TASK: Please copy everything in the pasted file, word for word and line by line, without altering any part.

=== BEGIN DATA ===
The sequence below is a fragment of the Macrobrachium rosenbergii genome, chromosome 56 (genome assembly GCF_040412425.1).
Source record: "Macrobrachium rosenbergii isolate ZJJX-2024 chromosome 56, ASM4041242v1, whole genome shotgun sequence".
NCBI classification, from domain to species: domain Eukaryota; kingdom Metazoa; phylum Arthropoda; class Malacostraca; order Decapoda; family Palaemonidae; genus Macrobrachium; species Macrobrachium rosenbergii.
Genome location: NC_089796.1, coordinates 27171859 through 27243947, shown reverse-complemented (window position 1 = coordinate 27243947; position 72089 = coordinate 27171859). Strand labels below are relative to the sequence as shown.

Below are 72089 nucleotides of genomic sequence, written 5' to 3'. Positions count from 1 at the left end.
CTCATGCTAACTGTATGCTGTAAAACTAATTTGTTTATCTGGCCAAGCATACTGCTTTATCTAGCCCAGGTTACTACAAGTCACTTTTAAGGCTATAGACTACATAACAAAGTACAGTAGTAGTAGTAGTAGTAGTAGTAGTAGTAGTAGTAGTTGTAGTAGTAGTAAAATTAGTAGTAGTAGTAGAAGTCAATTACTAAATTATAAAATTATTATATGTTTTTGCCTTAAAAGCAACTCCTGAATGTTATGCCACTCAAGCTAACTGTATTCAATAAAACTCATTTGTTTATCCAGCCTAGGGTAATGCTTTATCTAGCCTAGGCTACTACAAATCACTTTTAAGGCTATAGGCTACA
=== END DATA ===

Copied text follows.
The sequence below is a fragment of the Macrobrachium rosenbergii genome, chromosome 56 (genome assembly GCF_040412425.1).
Source record: "Macrobrachium rosenbergii isolate ZJJX-2024 chromosome 56, ASM4041242v1, whole genome shotgun sequence".
NCBI classification, from domain to species: domain Eukaryota; kingdom Metazoa; phylum Arthropoda; class Malacostraca; order Decapoda; family Palaemonidae; genus Macrobrachium; species Macrobrachium rosenbergii.
Genome location: NC_089796.1, coordinates 27171859 through 27243947, shown reverse-complemented (window position 1 = coordinate 27243947; position 72089 = coordinate 27171859). Strand labels below are relative to the sequence as shown.

Below are 72089 nucleotides of genomic sequence, written 5' to 3'. Positions count from 1 at the left end.
CTCATGCTAACTGTATGCTGTAAAACTAATTTGTTTATCTGGCCAAGCATACTGCTTTATCTAGCCCAGGTTACTACAAGTCACTTTTAAGGCTATAGACTACATAACAAAGTACAGTAGTAGTAGTAGTAGTAGTAGTAGTAGTAGTAGTAGTTGTAGTAGTAGTAAAATTAGTAGTAGTAGTAGAAGTCAATTACTAAATTATAAAATTATTATATGTTTTTGCCTTAAAAGCAACTCCTGAATGTTATGCCACTCAAGCTAACTGTATTCAATAAAACTCATTTGTTTATCCAGCCTAGGGTAATGCTTTATCTAGCCTAGGCTACTACAAATCACTTTTAAGGCTATAGGCTACA